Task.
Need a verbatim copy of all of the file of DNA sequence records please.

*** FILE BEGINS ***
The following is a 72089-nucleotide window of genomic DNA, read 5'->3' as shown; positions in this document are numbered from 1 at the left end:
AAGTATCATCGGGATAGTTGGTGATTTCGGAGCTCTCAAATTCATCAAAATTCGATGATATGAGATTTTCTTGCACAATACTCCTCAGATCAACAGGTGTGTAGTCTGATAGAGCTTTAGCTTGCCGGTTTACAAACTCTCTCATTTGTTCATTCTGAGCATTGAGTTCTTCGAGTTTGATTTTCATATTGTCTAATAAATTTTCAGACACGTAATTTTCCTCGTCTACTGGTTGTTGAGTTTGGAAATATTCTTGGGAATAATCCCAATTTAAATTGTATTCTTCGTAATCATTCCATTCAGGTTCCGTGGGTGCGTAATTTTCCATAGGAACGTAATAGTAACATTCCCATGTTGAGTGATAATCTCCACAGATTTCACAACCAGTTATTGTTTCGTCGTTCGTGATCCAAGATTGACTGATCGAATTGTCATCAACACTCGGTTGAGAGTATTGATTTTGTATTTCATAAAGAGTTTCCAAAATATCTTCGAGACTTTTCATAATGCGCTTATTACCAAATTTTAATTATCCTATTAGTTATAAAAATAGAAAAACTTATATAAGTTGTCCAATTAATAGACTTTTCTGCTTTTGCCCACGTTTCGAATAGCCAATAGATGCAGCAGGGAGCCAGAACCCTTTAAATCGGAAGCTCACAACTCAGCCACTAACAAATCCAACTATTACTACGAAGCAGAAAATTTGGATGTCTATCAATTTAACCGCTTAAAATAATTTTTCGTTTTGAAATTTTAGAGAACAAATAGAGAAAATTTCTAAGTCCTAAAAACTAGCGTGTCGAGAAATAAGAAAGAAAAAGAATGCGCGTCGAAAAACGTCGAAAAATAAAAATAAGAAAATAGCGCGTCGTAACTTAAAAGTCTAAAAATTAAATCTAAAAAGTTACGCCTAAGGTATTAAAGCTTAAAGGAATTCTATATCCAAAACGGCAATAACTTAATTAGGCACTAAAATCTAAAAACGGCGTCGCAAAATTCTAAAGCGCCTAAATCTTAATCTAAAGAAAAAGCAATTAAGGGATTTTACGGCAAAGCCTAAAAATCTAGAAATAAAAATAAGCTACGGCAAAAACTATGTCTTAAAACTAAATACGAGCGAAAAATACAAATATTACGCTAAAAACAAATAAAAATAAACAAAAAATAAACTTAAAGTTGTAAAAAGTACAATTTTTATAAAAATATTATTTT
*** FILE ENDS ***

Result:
The following is a 72089-nucleotide window of genomic DNA, read 5'->3' as shown; positions in this document are numbered from 1 at the left end:
AAGTATCATCGGGATAGTTGGTGATTTCGGAGCTCTCAAATTCATCAAAATTCGATGATATGAGATTTTCTTGCACAATACTCCTCAGATCAACAGGTGTGTAGTCTGATAGAGCTTTAGCTTGCCGGTTTACAAACTCTCTCATTTGTTCATTCTGAGCATTGAGTTCTTCGAGTTTGATTTTCATATTGTCTAATAAATTTTCAGACACGTAATTTTCCTCGTCTACTGGTTGTTGAGTTTGGAAATATTCTTGGGAATAATCCCAATTTAAATTGTATTCTTCGTAATCATTCCATTCAGGTTCCGTGGGTGCGTAATTTTCCATAGGAACGTAATAGTAACATTCCCATGTTGAGTGATAATCTCCACAGATTTCACAACCAGTTATTGTTTCGTCGTTCGTGATCCAAGATTGACTGATCGAATTGTCATCAACACTCGGTTGAGAGTATTGATTTTGTATTTCATAAAGAGTTTCCAAAATATCTTCGAGACTTTTCATAATGCGCTTATTACCAAATTTTAATTATCCTATTAGTTATAAAAATAGAAAAACTTATATAAGTTGTCCAATTAATAGACTTTTCTGCTTTTGCCCACGTTTCGAATAGCCAATAGATGCAGCAGGGAGCCAGAACCCTTTAAATCGGAAGCTCACAACTCAGCCACTAACAAATCCAACTATTACTACGAAGCAGAAAATTTGGATGTCTATCAATTTAACCGCTTAAAATAATTTTTCGTTTTGAAATTTTAGAGAACAAATAGAGAAAATTTCTAAGTCCTAAAAACTAGCGTGTCGAGAAATAAGAAAGAAAAAGAATGCGCGTCGAAAAACGTCGAAAAATAAAAATAAGAAAATAGCGCGTCGTAACTTAAAAGTCTAAAAATTAAATCTAAAAAGTTACGCCTAAGGTATTAAAGCTTAAAGGAATTCTATATCCAAAACGGCAATAACTTAATTAGGCACTAAAATCTAAAAACGGCGTCGCAAAATTCTAAAGCGCCTAAATCTTAATCTAAAGAAAAAGCAATTAAGGGATTTTACGGCAAAGCCTAAAAATCTAGAAATAAAAATAAGCTACGGCAAAAACTATGTCTTAAAACTAAATACGAGCGAAAAATACAAATATTACGCTAAAAACAAATAAAAATAAACAAAAAATAAACTTAAAGTTGTAAAAAGTACAATTTTTATAAAAATATTATTTT